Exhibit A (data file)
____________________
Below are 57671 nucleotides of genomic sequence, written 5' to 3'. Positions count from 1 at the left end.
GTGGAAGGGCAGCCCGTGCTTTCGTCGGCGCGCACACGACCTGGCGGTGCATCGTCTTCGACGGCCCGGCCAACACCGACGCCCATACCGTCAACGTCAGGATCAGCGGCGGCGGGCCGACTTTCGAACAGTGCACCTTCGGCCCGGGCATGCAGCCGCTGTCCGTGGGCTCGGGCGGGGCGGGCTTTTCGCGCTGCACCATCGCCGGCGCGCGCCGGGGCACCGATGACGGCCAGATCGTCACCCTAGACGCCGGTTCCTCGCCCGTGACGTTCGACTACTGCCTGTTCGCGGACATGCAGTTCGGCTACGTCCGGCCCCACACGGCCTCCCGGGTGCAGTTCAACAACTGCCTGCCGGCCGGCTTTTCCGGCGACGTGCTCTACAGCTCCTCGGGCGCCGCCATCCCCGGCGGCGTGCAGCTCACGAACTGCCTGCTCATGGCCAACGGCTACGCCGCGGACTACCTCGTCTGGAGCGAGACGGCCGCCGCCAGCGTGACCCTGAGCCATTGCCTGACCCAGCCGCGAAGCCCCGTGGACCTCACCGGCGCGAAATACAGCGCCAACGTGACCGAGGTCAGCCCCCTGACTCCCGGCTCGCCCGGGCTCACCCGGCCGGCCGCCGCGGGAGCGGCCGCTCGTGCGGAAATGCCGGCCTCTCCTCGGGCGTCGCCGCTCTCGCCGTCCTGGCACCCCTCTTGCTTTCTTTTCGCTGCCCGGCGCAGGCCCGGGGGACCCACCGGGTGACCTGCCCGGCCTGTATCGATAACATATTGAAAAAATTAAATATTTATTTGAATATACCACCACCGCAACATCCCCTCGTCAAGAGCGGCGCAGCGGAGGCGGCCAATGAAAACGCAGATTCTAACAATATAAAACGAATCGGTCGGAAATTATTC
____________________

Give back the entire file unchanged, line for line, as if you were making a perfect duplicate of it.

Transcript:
Below are 57671 nucleotides of genomic sequence, written 5' to 3'. Positions count from 1 at the left end.
GTGGAAGGGCAGCCCGTGCTTTCGTCGGCGCGCACACGACCTGGCGGTGCATCGTCTTCGACGGCCCGGCCAACACCGACGCCCATACCGTCAACGTCAGGATCAGCGGCGGCGGGCCGACTTTCGAACAGTGCACCTTCGGCCCGGGCATGCAGCCGCTGTCCGTGGGCTCGGGCGGGGCGGGCTTTTCGCGCTGCACCATCGCCGGCGCGCGCCGGGGCACCGATGACGGCCAGATCGTCACCCTAGACGCCGGTTCCTCGCCCGTGACGTTCGACTACTGCCTGTTCGCGGACATGCAGTTCGGCTACGTCCGGCCCCACACGGCCTCCCGGGTGCAGTTCAACAACTGCCTGCCGGCCGGCTTTTCCGGCGACGTGCTCTACAGCTCCTCGGGCGCCGCCATCCCCGGCGGCGTGCAGCTCACGAACTGCCTGCTCATGGCCAACGGCTACGCCGCGGACTACCTCGTCTGGAGCGAGACGGCCGCCGCCAGCGTGACCCTGAGCCATTGCCTGACCCAGCCGCGAAGCCCCGTGGACCTCACCGGCGCGAAATACAGCGCCAACGTGACCGAGGTCAGCCCCCTGACTCCCGGCTCGCCCGGGCTCACCCGGCCGGCCGCCGCGGGAGCGGCCGCTCGTGCGGAAATGCCGGCCTCTCCTCGGGCGTCGCCGCTCTCGCCGTCCTGGCACCCCTCTTGCTTTCTTTTCGCTGCCCGGCGCAGGCCCGGGGGACCCACCGGGTGACCTGCCCGGCCTGTATCGATAACATATTGAAAAAATTAAATATTTATTTGAATATACCACCACCGCAACATCCCCTCGTCAAGAGCGGCGCAGCGGAGGCGGCCAATGAAAACGCAGATTCTAACAATATAAAACGAATCGGTCGGAAATTATTC